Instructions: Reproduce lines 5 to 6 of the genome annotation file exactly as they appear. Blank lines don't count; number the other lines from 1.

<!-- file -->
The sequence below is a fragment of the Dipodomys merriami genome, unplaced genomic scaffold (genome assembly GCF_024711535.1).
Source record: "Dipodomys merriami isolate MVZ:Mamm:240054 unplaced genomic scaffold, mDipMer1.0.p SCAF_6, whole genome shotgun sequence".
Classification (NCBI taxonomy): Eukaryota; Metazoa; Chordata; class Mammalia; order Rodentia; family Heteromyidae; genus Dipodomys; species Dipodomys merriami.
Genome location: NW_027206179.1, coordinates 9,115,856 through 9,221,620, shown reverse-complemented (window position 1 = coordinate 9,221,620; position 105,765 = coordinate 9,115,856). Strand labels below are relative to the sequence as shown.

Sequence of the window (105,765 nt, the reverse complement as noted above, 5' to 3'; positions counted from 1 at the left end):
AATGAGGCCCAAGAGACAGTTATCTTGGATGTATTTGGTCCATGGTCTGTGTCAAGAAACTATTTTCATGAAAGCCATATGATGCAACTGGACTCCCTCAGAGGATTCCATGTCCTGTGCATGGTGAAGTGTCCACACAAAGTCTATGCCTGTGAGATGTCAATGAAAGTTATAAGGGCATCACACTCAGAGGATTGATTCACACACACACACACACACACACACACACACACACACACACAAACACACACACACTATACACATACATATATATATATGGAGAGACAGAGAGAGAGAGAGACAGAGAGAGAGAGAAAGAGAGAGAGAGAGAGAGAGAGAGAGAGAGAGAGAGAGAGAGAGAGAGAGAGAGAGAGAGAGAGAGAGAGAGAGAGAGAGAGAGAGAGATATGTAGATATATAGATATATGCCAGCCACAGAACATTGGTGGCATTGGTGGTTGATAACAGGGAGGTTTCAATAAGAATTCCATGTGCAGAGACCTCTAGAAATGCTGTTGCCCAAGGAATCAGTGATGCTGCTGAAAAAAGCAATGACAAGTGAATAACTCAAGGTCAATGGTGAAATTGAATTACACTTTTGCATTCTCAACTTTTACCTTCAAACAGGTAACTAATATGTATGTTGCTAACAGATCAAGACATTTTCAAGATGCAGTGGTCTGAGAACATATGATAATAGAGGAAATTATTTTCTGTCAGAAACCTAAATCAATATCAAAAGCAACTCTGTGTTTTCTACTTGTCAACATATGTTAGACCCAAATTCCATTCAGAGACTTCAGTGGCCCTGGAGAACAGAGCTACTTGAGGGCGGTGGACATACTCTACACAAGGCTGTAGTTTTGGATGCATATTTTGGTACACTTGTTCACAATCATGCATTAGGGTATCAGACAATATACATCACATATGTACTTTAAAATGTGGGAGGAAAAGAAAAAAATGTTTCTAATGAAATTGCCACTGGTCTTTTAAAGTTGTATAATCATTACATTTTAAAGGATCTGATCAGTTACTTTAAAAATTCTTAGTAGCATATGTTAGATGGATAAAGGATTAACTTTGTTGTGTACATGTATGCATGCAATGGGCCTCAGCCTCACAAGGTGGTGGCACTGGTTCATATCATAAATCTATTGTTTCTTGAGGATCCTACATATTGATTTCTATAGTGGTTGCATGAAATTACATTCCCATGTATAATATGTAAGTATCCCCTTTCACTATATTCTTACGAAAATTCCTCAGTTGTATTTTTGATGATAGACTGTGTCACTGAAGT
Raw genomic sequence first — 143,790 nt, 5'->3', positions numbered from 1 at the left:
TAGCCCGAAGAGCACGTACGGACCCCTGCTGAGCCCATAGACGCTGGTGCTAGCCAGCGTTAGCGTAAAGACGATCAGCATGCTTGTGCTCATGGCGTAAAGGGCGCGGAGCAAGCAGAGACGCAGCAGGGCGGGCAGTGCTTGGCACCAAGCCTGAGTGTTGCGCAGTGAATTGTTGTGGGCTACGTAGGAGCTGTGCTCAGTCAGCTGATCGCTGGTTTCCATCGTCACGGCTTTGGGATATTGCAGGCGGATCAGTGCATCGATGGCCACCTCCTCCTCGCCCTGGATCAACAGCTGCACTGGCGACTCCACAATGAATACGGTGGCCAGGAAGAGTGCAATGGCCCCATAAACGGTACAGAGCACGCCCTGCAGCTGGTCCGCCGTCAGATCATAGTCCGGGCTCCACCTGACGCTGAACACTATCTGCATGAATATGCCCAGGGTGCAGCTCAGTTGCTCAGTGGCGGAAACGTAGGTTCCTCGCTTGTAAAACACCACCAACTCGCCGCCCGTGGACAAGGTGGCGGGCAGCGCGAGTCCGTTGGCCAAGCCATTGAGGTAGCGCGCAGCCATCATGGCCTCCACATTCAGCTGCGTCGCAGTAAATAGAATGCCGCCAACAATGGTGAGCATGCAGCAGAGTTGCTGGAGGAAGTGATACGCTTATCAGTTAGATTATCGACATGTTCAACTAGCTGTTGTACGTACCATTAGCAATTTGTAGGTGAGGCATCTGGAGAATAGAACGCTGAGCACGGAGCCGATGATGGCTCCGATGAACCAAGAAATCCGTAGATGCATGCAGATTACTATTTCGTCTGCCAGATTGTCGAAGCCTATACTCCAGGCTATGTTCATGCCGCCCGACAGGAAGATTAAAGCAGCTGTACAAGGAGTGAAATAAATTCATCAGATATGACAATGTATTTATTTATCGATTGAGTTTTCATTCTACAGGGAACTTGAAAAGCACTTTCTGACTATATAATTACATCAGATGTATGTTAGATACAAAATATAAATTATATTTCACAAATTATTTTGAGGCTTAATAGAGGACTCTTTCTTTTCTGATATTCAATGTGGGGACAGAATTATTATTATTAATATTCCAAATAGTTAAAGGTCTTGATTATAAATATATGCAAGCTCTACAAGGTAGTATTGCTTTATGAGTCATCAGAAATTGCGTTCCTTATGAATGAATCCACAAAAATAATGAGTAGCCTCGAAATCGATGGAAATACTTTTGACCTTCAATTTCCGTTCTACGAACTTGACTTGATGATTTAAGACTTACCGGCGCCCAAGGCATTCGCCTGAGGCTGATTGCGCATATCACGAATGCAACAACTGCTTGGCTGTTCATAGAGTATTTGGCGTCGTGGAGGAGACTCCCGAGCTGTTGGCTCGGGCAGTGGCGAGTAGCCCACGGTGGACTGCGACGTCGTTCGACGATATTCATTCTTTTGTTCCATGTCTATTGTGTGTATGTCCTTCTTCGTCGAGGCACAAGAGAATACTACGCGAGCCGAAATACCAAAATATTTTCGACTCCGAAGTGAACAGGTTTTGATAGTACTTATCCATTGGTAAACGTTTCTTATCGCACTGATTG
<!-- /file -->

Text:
Sequence of the window (105,765 nt, the reverse complement as noted above, 5' to 3'; positions counted from 1 at the left end):
AATGAGGCCCAAGAGACAGTTATCTTGGATGTATTTGGTCCATGGTCTGTGTCAAGAAACTATTTTCATGAAAGCCATATGATGCAACTGGACTCCCTCAGAGGATTCCATGTCCTGTGCATGGTGAAGTGTCCACACAAAGTCTATGCCTGTGAGATGTCAATGAAAGTTATAAGGGCATCACACTCAGAGGATTGATTCACACACACACACACACACACACACACACACACACACACACAAACACACACACACTATACACATACATATATATATATGGAGAGACAGAGAGAGAGAGAGACAGAGAGAGAGAGAAAGAGAGAGAGAGAGAGAGAGAGAGAGAGAGAGAGAGAGAGAGAGAGAGAGAGAGAGAGAGAGAGAGAGAGAGAGAGAGAGAGAGAGAGATATGTAGATATATAGATATATGCCAGCCACAGAACATTGGTGGCATTGGTGGTTGATAACAGGGAGGTTTCAATAAGAATTCCATGTGCAGAGACCTCTAGAAATGCTGTTGCCCAAGGAATCAGTGATGCTGCTGAAAAAAGCAATGACAAGTGAATAACTCAAGGTCAATGGTGAAATTGAATTACACTTTTGCATTCTCAACTTTTACCTTCAAACAGGTAACTAATATGTATGTTGCTAACAGATCAAGACATTTTCAAGATGCAGTGGTCTGAGAACATATGATAATAGAGGAAATTATTTTCTGTCAGAAACCTAAATCAATATCAAAAGCAACTCTGTGTTTTCTACTTGTCAACATATGTTAGACCCAAATTCCATTCAGAGACTTCAGTGGCCCTGGAGAACAGAGCTACTTGAGGGCGGTGGACATACTCTACACAAGGCTGTAGTTTTGGATGCATATTTTGGTACACTTGTTCACAATCATGCATTAGGGTATCAGACAATATACATCACATATGTACTTTAAAATGTGGGAGGAAAAGAAAAAAATGTTTCTAATGAAATTGCCACTGGTCTTTTAAAGTTGTATAATCATTACATTTTAAAGGATCTGATCAGTTACTTTAAAAATTCTTAGTAGCATATGTTAGATGGATAAAGGATTAACTTTGTTGTGTACATGTATGCATGCAATGGGCCTCAGCCTCACAAGGTGGTGGCACTGGTTCATATCATAAATCTATTGTTTCTTGAGGATCCTACATATTGATTTCTATAGTGGTTGCATGAAATTACATTCCCATGTATAATATGTAAGTATCCCCTTTCACTATATTCTTACGAAAATTCCTCAGTTGTATTTTTGATGATAGACTGTGTCACTGAAGT